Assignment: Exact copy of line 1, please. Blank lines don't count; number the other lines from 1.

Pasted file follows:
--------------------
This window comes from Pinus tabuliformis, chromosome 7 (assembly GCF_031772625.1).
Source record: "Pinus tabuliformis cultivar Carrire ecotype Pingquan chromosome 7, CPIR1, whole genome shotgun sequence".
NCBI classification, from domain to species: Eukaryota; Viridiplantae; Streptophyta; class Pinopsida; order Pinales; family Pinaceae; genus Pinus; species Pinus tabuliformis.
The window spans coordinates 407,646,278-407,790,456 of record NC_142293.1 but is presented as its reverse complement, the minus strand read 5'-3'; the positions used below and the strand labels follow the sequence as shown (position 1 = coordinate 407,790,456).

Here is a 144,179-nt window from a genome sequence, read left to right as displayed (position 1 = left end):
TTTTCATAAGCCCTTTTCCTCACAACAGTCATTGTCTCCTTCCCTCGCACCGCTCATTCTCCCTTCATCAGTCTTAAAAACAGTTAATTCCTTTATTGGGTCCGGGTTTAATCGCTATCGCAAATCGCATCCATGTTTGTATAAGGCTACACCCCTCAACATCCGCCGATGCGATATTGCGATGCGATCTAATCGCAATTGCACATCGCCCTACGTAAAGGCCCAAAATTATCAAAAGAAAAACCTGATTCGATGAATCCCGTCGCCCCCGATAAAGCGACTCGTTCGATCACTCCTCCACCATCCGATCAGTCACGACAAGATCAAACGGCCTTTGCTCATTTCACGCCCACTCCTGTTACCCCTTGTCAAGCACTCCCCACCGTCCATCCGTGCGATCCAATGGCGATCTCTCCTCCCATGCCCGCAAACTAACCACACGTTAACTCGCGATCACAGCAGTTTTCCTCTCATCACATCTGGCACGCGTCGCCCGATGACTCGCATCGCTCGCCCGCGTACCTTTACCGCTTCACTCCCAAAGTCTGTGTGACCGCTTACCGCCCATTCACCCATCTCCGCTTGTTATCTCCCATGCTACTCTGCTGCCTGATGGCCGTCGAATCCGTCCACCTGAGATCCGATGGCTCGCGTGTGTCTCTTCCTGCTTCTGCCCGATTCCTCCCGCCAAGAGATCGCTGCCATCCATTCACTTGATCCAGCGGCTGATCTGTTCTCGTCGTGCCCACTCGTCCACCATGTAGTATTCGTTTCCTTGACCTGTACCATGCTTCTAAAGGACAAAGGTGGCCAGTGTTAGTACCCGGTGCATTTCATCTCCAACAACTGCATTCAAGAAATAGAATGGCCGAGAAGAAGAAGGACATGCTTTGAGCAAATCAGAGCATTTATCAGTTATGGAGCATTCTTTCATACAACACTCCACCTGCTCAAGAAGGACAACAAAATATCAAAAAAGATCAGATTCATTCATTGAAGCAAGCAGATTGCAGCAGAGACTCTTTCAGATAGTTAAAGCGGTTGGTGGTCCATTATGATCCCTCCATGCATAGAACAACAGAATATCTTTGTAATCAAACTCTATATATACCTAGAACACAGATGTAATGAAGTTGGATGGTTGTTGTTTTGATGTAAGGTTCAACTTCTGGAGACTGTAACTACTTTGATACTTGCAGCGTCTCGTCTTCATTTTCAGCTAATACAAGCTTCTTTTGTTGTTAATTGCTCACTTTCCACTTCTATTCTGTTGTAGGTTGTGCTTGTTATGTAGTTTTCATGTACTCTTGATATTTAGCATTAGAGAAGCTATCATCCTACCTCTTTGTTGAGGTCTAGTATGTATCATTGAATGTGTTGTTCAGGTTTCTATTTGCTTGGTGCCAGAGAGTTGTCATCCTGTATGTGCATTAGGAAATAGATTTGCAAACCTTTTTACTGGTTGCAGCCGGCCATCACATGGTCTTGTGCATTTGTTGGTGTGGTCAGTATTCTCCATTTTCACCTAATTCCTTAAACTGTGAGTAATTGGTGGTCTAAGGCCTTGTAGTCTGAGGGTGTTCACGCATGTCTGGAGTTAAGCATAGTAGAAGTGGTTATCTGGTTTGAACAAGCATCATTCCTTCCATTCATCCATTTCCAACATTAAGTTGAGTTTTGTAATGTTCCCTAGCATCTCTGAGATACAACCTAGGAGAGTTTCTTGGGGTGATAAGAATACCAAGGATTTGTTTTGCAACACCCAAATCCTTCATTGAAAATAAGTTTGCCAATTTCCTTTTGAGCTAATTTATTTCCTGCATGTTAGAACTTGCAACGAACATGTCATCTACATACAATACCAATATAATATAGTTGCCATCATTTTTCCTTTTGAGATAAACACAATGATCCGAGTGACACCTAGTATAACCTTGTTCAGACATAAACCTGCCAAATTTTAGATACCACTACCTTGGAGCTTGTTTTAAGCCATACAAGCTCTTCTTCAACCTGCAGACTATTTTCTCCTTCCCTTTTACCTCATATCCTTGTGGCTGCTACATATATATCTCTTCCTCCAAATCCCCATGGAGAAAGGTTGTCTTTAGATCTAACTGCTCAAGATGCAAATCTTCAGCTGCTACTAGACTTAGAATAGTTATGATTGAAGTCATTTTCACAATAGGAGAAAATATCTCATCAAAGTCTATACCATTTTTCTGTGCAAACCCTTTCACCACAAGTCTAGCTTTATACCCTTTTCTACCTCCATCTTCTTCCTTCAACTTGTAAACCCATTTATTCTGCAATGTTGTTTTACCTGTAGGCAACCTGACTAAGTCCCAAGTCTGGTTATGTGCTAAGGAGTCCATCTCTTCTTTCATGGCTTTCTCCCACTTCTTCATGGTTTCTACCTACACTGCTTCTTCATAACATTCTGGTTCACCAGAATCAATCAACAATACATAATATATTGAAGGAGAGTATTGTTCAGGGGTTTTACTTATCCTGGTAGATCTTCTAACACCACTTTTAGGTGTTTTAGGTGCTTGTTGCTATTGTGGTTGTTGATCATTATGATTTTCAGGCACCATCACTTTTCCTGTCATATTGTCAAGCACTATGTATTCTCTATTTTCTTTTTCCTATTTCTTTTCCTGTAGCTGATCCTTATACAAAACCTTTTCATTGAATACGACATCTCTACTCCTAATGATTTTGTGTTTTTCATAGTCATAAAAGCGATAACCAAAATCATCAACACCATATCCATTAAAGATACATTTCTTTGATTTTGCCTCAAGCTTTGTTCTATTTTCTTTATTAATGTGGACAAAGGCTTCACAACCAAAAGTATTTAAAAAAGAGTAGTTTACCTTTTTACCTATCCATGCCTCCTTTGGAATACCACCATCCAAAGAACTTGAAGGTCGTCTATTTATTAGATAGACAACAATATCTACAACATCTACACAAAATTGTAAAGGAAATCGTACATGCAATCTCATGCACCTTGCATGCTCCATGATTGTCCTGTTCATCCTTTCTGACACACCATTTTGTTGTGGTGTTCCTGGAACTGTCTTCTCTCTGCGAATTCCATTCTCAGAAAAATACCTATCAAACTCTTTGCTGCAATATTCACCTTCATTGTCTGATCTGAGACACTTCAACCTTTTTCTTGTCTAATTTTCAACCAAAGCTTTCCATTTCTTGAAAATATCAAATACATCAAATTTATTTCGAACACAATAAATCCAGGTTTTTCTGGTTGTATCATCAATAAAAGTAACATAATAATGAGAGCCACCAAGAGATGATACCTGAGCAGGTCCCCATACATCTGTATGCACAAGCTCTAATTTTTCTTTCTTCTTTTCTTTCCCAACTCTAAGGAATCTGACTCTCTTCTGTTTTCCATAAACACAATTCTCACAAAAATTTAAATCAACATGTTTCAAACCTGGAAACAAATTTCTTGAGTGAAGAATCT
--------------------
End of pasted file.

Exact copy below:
This window comes from Pinus tabuliformis, chromosome 7 (assembly GCF_031772625.1).